Soros-funded Progressive Ideology
Are these early release orders indicative of a dogmatic criminal justice philosophy that believes criminals should not be sent to prison? Are judges acting in accordance with a canon that criminals should be rehabilitated rather than incarcerated—as if the two objectives were mutually exclusive?
After all, the doctrine of “rehabilitation not incarceration” is well ingrained in the minds of journalists, social reformers, academicians, and the “progressives.” Many of whom, as we shall see, serve as expert panelists—and often federal judges.
The people who believe that criminals should not be imprisoned are, for the most part, well-intentioned. They truly believe the public would be safer if there were few or no people in prison. These people are sincere but wrong.
Regardless of whether they are well-intentioned or they are just purely political ideologues, these groups receive a great deal of largesse from nonprofit foundations. One of the more generous financiers is George Soros’ Open Society Institute. The Open Society Institute is a mainstay of the opposition to the war on drugs and by extension the anti-imprisonment movement.
Groups opposed to imprisoning criminals also have great access to—and the sympathy of—the media, as anyone who has ever read The New York Times’ Fox Butterfield coverage of crime issues will tell you.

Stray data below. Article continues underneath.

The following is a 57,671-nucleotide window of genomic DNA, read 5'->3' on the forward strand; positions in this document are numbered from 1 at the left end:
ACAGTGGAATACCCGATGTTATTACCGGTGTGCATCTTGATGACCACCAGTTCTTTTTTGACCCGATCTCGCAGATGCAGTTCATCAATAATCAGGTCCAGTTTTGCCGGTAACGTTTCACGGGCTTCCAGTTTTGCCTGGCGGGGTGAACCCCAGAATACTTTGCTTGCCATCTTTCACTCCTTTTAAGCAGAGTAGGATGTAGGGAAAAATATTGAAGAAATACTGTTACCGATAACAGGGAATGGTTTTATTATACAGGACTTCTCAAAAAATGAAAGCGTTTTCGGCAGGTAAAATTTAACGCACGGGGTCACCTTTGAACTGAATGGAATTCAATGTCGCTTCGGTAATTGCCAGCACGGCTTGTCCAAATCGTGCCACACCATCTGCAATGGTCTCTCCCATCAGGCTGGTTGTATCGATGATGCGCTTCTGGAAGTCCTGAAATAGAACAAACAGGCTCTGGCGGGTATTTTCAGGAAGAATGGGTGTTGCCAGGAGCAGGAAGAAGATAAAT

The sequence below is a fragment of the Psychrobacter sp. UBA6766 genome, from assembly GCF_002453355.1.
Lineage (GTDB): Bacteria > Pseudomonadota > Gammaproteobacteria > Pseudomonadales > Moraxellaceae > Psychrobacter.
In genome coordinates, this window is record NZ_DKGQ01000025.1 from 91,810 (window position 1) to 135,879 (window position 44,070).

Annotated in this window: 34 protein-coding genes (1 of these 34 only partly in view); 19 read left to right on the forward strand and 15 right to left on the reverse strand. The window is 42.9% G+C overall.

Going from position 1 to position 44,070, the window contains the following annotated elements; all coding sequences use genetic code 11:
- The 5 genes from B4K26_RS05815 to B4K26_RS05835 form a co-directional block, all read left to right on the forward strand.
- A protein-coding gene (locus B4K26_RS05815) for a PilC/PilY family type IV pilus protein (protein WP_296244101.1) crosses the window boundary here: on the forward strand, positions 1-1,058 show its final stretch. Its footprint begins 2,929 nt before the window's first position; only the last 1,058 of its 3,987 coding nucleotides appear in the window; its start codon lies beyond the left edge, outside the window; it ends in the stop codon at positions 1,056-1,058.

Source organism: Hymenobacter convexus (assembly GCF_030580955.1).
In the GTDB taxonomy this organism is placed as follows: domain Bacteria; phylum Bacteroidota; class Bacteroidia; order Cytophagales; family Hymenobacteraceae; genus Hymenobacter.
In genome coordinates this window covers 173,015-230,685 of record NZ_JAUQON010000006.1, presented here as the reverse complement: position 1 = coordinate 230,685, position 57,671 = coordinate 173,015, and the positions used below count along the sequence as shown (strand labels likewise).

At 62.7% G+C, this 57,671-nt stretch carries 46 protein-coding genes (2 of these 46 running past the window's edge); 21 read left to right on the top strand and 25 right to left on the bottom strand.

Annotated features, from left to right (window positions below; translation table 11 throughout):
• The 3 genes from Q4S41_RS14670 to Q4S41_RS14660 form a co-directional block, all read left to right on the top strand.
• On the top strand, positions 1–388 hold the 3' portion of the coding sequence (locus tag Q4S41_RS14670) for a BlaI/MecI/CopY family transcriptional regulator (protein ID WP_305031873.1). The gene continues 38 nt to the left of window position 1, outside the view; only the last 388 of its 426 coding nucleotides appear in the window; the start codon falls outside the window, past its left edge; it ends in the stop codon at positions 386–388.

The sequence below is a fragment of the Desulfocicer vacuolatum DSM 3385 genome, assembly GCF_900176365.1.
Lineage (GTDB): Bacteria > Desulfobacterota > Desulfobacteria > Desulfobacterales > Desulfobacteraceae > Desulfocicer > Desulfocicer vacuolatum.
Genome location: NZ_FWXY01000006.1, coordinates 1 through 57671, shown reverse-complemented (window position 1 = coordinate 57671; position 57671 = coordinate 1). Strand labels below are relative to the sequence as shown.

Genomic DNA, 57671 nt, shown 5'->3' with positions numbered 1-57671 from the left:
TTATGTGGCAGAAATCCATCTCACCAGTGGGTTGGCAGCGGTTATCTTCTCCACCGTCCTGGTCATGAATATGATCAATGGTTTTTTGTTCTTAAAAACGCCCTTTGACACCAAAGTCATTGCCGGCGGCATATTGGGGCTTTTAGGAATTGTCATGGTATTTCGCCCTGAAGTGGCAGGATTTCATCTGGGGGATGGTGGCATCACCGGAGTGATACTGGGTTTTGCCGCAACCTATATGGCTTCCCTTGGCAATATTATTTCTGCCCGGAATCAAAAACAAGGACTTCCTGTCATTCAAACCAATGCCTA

Butterfield’s oxymoronic anti-incarceration articles are legendary. As Jonah Goldberg wrote in a June 2001 Townhall.com column, “Over the years, Butterfield has written a slew of articles in which he expresses genuine amazement that crime rates would go down as more people go to prison. Every year when the Justice Department releases annual crime statistics, Butterfield writes more or less the same thing. Indeed, the headlines say it all.”
Butterfield, for example, wrote a story under the headline, “Number in Prison Grows Despite Crime Reduction.”
Conservative columnist George Will commented, “The Times thought it was odd that when imprisonment increases, crime decreases. The Times won’t consider that punishment cuts crime.”
These crusaders are not limited to California either. They exist throughout the United States—and the world.
The leftwing government of Italian Prime Minister Romano Prodi used the overcrowding issue to implement his policy of “indulto” (loosely meaning ‘pardon’) in July 2006. The effect of this release of prisoners shook the Prodi government to its foundations.
The indulto was presented to the Italian people as a necessary and urgent action to free up the overcrowded jails and reduce government expenditures. Ultimately, it proved to be a costly and—some Italians say —an immoral measure.
Ironically, a recent study by two Italian economists of the effects of pardons in Italy determined that “…the social cost of a release to be significantly larger than the cost of incarceration… (the research) also suggests that pardons should be abandoned or be designed to be more selective.” 
There is evidence to suggest that the Coleman/Plata judges were already oriented toward releasing prisoners. They simply needed some validation of their beliefs to justify their actions. This was easy to obtain.
As the AG’s amicus brief noted, “The court relied heavily on expert opinion” and their actions “forget the hard-earned lessons of history.”